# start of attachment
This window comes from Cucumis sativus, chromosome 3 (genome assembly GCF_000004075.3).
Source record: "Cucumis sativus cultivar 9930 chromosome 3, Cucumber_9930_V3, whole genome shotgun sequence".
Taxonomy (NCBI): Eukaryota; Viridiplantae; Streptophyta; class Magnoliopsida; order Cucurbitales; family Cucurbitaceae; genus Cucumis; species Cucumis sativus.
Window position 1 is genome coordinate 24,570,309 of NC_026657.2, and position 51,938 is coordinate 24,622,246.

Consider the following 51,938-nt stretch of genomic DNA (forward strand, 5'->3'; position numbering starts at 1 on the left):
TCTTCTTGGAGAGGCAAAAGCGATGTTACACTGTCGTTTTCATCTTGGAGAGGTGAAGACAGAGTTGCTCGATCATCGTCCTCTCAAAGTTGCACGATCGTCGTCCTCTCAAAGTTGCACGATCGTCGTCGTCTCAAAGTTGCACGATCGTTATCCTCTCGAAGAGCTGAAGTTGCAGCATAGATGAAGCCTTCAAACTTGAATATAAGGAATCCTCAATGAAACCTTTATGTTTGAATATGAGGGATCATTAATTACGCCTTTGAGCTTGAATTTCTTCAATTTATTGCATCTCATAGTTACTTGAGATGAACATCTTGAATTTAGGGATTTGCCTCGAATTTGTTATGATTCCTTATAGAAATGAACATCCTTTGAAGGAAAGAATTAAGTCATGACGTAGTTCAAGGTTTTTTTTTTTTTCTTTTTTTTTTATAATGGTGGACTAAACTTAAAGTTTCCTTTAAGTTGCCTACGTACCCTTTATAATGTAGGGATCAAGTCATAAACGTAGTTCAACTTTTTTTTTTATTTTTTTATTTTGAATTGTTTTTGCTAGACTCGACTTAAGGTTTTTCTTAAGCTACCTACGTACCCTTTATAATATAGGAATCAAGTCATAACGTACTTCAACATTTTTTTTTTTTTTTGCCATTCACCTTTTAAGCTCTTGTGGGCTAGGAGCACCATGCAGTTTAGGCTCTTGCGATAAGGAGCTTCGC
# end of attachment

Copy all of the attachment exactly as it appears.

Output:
This window comes from Cucumis sativus, chromosome 3 (genome assembly GCF_000004075.3).
Source record: "Cucumis sativus cultivar 9930 chromosome 3, Cucumber_9930_V3, whole genome shotgun sequence".
Taxonomy (NCBI): Eukaryota; Viridiplantae; Streptophyta; class Magnoliopsida; order Cucurbitales; family Cucurbitaceae; genus Cucumis; species Cucumis sativus.
Window position 1 is genome coordinate 24,570,309 of NC_026657.2, and position 51,938 is coordinate 24,622,246.

Consider the following 51,938-nt stretch of genomic DNA (forward strand, 5'->3'; position numbering starts at 1 on the left):
TCTTCTTGGAGAGGCAAAAGCGATGTTACACTGTCGTTTTCATCTTGGAGAGGTGAAGACAGAGTTGCTCGATCATCGTCCTCTCAAAGTTGCACGATCGTCGTCCTCTCAAAGTTGCACGATCGTCGTCGTCTCAAAGTTGCACGATCGTTATCCTCTCGAAGAGCTGAAGTTGCAGCATAGATGAAGCCTTCAAACTTGAATATAAGGAATCCTCAATGAAACCTTTATGTTTGAATATGAGGGATCATTAATTACGCCTTTGAGCTTGAATTTCTTCAATTTATTGCATCTCATAGTTACTTGAGATGAACATCTTGAATTTAGGGATTTGCCTCGAATTTGTTATGATTCCTTATAGAAATGAACATCCTTTGAAGGAAAGAATTAAGTCATGACGTAGTTCAAGGTTTTTTTTTTTTTCTTTTTTTTTTATAATGGTGGACTAAACTTAAAGTTTCCTTTAAGTTGCCTACGTACCCTTTATAATGTAGGGATCAAGTCATAAACGTAGTTCAACTTTTTTTTTTATTTTTTTATTTTGAATTGTTTTTGCTAGACTCGACTTAAGGTTTTTCTTAAGCTACCTACGTACCCTTTATAATATAGGAATCAAGTCATAACGTACTTCAACATTTTTTTTTTTTTTTGCCATTCACCTTTTAAGCTCTTGTGGGCTAGGAGCACCATGCAGTTTAGGCTCTTGCGATAAGGAGCTTCGC